Moscow halts missile deployment

Russia’s General Staff says the deployment of Iskander missiles near EU borders has been put on hold to mirror Washington’s attitude towards its antimissile project.

Russia announced its plans to deploy Iskander short range missiles in Kaliningrad region after the U.S. reached a final agreement with Poland that opened way for the creation of the American antimissile system in Eastern Europe. Moscow considers this system a threat to its national security.

Since Barack Obama’s administration is not pushing forward with the antimissiles, Russia’s military are putting their plans on hold as well, a source in the General Staff told Interfax news agency.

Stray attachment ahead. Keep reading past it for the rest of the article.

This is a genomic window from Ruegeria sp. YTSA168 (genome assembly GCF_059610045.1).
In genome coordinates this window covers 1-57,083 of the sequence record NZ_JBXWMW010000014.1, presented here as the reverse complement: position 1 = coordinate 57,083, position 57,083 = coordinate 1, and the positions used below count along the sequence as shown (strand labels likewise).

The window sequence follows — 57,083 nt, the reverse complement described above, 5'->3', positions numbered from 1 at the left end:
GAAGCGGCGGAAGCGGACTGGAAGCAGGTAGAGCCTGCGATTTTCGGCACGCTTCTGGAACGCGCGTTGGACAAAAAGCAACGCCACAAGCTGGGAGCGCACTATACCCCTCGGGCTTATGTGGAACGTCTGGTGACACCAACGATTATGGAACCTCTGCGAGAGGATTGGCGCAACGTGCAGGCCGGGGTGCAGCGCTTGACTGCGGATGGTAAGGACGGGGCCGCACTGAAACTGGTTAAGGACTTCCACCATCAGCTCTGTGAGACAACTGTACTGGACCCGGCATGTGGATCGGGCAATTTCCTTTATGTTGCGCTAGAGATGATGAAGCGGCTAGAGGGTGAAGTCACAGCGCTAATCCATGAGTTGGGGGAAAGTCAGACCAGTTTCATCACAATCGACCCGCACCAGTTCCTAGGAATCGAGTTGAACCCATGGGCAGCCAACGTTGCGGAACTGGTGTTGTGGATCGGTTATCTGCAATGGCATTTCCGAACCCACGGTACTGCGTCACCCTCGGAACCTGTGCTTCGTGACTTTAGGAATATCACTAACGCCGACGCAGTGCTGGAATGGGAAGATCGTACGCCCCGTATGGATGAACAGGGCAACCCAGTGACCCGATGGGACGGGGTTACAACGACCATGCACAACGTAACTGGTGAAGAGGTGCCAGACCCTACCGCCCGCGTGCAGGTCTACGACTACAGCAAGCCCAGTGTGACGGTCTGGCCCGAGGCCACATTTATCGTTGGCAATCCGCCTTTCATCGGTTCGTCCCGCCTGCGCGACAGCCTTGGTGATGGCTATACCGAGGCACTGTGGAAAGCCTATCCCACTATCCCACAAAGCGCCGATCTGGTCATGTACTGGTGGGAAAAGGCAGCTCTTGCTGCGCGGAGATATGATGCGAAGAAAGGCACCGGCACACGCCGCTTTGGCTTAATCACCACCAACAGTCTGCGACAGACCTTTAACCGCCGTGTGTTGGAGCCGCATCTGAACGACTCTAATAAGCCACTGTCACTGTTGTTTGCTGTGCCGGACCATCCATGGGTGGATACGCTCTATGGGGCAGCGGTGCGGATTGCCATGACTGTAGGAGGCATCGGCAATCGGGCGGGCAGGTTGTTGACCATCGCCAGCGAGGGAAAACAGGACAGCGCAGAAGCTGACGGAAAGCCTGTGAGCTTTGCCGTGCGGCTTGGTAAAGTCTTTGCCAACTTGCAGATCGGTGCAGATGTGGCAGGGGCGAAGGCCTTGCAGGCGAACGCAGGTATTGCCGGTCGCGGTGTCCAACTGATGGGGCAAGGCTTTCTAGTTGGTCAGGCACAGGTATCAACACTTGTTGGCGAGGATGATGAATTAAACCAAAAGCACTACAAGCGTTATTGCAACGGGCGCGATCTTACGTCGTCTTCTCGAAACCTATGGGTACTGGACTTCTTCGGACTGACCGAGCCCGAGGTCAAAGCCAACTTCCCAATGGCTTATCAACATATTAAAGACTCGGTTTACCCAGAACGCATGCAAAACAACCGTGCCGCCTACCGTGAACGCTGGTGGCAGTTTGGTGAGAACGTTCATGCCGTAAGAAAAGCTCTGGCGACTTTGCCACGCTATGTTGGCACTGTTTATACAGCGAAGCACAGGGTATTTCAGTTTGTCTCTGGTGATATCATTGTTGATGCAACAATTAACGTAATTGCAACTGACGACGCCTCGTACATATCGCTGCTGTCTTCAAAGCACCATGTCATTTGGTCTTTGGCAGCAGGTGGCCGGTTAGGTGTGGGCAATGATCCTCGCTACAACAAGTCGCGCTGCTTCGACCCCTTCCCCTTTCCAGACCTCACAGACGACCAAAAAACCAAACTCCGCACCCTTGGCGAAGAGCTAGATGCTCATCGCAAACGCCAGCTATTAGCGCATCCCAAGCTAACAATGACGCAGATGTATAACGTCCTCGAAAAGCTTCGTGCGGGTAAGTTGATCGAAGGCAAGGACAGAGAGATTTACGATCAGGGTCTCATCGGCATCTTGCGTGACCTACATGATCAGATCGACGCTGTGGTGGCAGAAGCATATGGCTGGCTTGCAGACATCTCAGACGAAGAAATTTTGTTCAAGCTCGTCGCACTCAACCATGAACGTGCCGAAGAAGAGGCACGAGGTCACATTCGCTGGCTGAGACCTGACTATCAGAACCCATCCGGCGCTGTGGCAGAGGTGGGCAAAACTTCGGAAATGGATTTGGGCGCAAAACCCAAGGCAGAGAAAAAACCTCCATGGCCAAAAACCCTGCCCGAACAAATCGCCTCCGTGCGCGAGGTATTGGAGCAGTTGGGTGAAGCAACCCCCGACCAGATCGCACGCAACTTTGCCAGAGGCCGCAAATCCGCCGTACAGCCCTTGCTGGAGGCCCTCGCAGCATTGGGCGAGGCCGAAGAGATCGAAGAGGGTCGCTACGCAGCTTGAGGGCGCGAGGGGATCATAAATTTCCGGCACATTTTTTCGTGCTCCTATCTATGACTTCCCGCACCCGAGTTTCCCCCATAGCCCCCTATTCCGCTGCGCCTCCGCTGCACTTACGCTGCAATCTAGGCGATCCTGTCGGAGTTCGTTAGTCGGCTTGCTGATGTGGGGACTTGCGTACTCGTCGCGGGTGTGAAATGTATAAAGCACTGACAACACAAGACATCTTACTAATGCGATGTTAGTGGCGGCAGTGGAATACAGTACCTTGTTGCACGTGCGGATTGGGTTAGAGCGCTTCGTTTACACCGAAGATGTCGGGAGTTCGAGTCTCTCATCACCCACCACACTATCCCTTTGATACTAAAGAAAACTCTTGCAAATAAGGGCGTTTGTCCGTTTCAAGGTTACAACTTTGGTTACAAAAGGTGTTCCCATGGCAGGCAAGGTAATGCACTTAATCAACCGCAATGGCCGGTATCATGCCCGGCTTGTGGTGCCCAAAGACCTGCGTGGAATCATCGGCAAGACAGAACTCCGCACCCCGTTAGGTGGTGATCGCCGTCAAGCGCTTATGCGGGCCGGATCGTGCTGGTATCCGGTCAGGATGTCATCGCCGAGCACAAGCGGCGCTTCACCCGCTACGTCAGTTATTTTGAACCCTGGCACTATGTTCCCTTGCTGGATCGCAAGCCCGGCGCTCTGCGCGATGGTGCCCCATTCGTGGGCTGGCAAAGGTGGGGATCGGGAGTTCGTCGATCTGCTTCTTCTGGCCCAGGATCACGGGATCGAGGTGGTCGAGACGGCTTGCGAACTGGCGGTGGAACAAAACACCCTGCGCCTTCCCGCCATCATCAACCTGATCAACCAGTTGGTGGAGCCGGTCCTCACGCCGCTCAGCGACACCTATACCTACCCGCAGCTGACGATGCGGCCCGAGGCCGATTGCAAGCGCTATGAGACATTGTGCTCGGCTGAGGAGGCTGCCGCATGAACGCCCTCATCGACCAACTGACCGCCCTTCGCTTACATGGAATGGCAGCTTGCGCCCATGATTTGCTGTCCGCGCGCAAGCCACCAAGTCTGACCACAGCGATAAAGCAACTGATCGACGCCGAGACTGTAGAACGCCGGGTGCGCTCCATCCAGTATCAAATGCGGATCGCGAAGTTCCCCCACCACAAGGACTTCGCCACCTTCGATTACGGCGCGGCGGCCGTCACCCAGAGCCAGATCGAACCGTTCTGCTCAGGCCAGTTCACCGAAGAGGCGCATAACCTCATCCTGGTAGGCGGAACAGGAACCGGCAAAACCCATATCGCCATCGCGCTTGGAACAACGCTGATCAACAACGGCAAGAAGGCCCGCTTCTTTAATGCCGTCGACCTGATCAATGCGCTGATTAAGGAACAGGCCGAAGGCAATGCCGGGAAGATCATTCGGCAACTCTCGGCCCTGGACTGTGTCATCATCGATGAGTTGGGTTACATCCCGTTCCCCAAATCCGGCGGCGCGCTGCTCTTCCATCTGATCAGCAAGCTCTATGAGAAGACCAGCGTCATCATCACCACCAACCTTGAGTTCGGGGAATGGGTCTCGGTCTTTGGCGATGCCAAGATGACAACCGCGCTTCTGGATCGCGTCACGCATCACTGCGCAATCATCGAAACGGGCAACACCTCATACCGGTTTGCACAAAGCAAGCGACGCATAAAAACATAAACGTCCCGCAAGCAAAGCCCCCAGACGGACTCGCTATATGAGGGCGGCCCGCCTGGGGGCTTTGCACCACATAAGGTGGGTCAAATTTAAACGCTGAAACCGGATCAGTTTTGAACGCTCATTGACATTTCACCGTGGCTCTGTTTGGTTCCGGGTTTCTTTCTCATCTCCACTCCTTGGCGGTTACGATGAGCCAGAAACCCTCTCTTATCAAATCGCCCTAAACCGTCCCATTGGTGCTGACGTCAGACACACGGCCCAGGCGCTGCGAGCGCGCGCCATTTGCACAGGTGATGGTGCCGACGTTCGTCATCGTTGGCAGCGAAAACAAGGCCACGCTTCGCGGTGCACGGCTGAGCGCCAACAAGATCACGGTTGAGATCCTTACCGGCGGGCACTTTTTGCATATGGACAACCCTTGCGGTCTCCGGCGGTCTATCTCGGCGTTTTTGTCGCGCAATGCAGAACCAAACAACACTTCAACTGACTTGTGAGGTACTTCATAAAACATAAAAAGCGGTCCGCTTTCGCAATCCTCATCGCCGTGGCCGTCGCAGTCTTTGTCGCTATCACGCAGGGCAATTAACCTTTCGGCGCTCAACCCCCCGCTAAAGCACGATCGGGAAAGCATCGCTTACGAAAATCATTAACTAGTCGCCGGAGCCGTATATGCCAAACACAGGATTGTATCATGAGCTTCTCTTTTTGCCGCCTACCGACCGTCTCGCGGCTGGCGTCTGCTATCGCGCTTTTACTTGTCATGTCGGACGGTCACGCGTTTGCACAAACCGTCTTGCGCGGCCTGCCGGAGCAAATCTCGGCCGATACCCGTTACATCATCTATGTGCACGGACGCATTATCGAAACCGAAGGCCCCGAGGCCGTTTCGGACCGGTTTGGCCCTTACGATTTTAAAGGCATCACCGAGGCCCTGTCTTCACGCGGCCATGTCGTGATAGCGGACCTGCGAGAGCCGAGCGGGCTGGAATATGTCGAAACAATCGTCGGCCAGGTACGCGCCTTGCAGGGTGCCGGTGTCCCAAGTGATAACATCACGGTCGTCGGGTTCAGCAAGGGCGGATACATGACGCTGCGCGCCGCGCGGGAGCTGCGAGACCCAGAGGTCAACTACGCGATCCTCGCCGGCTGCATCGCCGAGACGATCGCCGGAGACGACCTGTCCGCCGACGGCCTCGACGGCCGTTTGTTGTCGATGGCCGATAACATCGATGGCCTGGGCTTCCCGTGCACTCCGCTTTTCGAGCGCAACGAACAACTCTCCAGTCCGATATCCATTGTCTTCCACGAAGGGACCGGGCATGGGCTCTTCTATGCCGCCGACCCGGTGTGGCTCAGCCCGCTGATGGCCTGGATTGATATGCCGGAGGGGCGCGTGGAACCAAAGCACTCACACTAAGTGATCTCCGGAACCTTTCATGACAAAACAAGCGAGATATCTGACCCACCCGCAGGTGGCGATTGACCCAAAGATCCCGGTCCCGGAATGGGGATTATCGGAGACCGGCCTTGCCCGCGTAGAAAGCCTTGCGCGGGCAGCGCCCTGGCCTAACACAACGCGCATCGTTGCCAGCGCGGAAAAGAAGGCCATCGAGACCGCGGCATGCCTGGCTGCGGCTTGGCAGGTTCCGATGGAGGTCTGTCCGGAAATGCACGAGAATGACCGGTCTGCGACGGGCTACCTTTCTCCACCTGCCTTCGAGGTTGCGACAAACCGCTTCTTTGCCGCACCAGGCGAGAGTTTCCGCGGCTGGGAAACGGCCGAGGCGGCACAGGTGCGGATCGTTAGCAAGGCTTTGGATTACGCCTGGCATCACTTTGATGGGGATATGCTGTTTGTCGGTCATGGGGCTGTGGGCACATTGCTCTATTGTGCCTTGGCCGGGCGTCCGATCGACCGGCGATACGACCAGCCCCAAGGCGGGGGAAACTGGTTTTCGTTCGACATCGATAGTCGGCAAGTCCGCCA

“Russia does not need to deploy Iskanders in Kaliningrad region if U.S. AMD elements do not appear in Eastern European countries,” the officer said.

So far there has been no official confirmation of this information.

The Iskander missile has a range of 280 kilometres and constantly changes its trajectory in flight, which helps it penetrate the enemy’s air defences. Each missile vehicle has two missiles that can be launched at different targets with a one minute interval.